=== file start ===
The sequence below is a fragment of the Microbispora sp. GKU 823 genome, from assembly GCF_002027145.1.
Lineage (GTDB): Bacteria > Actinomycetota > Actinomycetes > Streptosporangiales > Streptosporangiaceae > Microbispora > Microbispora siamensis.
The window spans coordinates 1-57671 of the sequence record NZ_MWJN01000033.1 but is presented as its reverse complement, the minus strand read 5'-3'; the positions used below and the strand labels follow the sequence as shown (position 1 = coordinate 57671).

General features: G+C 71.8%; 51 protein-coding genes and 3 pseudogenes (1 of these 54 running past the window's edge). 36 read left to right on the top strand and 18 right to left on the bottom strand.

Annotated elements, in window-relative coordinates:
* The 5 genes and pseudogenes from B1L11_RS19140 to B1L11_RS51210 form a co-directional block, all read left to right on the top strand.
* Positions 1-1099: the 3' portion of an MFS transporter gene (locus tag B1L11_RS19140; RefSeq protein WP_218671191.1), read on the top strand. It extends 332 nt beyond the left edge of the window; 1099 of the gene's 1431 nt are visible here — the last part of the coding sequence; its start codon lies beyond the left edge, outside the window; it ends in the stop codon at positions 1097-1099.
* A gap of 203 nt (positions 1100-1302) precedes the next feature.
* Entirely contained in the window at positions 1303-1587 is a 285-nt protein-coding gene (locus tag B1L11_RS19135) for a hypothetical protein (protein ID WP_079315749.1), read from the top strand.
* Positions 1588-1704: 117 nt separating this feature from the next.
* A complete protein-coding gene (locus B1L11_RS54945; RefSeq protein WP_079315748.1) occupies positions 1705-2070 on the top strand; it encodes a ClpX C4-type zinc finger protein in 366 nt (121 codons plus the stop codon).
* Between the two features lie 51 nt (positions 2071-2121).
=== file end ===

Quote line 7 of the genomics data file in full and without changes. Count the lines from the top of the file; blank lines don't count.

* Positions 1-1099: the 3' portion of an MFS transporter gene (locus tag B1L11_RS19140; RefSeq protein WP_218671191.1), read on the top strand. It extends 332 nt beyond the left edge of the window; 1099 of the gene's 1431 nt are visible here — the last part of the coding sequence; its start codon lies beyond the left edge, outside the window; it ends in the stop codon at positions 1097-1099.